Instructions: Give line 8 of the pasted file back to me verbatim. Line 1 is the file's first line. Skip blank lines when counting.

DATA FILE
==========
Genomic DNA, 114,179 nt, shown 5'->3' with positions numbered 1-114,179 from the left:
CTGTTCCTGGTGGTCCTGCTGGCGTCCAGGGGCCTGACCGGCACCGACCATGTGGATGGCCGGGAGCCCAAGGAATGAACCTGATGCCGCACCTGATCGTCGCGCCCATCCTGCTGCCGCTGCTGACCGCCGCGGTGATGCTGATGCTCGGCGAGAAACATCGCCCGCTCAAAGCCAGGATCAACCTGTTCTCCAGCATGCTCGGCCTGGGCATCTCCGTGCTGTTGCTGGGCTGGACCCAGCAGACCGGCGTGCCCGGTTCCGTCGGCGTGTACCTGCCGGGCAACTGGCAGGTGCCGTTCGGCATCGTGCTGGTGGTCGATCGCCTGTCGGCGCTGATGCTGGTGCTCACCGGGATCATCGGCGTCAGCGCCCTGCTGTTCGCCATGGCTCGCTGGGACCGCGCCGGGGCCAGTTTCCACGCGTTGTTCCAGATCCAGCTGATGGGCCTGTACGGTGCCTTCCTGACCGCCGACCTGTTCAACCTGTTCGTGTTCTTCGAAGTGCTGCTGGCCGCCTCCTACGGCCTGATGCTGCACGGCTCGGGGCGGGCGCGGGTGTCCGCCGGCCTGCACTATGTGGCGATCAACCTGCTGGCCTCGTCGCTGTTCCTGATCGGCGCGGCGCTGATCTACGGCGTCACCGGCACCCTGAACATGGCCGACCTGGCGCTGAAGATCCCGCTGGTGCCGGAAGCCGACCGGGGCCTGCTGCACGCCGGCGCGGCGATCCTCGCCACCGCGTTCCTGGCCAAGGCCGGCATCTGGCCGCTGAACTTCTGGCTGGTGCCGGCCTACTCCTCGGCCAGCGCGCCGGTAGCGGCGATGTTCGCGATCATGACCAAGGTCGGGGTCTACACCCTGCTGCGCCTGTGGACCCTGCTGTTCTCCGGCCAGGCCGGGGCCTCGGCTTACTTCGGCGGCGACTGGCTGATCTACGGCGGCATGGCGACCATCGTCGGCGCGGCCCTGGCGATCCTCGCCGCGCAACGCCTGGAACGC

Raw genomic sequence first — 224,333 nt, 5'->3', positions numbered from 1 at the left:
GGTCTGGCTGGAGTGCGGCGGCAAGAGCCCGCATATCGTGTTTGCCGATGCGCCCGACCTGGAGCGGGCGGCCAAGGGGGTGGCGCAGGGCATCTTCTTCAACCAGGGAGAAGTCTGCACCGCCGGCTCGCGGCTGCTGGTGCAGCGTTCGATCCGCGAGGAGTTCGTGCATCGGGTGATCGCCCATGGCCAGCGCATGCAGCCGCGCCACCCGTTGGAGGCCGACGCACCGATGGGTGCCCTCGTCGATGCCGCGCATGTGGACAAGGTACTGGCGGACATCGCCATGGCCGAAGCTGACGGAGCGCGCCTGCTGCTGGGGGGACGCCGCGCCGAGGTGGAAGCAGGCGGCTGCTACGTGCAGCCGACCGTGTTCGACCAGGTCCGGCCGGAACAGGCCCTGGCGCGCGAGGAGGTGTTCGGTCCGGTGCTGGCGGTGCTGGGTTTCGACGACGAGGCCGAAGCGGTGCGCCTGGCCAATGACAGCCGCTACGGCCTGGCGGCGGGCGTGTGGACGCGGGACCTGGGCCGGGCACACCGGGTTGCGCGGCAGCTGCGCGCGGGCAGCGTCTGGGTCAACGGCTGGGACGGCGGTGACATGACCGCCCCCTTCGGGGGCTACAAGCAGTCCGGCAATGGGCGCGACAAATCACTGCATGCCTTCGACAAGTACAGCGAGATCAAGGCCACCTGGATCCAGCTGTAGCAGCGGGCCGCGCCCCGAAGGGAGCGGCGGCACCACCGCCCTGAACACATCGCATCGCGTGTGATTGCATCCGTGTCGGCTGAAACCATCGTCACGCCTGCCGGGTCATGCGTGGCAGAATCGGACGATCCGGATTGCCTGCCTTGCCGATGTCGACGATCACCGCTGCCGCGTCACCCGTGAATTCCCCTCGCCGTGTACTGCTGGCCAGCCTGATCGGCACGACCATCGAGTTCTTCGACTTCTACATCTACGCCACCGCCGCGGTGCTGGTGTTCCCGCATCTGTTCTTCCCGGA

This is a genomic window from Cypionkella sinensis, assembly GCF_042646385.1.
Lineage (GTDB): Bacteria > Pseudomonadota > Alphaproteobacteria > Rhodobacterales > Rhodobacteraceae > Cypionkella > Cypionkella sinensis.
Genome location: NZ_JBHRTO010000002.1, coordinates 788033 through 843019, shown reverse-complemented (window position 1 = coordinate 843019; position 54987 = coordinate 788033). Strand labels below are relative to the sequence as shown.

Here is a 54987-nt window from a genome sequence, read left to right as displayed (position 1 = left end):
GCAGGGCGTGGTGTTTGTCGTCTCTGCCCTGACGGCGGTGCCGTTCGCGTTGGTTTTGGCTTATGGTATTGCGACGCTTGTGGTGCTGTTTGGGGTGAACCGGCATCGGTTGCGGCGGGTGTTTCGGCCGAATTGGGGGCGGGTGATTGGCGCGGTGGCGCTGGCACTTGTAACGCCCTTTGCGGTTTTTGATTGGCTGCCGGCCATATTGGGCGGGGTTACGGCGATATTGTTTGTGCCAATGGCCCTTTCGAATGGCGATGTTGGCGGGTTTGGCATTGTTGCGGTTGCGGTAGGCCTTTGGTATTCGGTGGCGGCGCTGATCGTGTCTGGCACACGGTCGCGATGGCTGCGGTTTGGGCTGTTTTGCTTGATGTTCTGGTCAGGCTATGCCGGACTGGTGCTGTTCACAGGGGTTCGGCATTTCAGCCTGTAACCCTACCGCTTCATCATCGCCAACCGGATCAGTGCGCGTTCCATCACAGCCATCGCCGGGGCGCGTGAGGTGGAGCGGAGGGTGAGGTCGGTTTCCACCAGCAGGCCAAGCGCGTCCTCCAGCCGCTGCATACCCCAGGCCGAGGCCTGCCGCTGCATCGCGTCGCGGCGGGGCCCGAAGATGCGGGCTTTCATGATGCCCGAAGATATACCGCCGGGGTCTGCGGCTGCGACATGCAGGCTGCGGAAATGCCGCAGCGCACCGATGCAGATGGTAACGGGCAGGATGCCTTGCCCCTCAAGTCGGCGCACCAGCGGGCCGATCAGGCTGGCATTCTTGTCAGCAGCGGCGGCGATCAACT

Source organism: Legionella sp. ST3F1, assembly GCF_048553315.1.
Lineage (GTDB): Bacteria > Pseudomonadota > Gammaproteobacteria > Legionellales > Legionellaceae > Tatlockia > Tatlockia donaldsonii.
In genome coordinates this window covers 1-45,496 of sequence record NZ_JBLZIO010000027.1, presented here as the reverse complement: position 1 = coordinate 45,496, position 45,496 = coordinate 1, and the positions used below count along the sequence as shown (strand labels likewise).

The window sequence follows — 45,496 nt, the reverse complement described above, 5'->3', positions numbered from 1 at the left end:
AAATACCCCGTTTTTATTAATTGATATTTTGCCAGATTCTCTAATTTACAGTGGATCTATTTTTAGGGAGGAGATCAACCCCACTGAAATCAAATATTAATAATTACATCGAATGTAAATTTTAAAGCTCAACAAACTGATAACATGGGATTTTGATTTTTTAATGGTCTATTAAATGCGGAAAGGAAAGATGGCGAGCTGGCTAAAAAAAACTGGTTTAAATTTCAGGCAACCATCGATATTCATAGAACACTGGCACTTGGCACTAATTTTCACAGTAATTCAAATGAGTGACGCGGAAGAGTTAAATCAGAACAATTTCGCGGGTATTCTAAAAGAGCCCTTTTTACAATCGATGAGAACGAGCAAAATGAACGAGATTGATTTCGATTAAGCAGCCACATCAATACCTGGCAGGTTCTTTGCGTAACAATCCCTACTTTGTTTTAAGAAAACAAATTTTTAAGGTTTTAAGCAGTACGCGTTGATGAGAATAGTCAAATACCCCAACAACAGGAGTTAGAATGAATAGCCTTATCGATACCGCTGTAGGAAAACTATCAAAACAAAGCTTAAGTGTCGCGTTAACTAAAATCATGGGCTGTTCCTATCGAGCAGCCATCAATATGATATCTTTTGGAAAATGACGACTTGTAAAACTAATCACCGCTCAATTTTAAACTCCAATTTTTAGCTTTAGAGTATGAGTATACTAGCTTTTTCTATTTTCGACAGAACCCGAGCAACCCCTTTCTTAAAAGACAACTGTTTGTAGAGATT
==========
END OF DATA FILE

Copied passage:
Here is a 54987-nt window from a genome sequence, read left to right as displayed (position 1 = left end):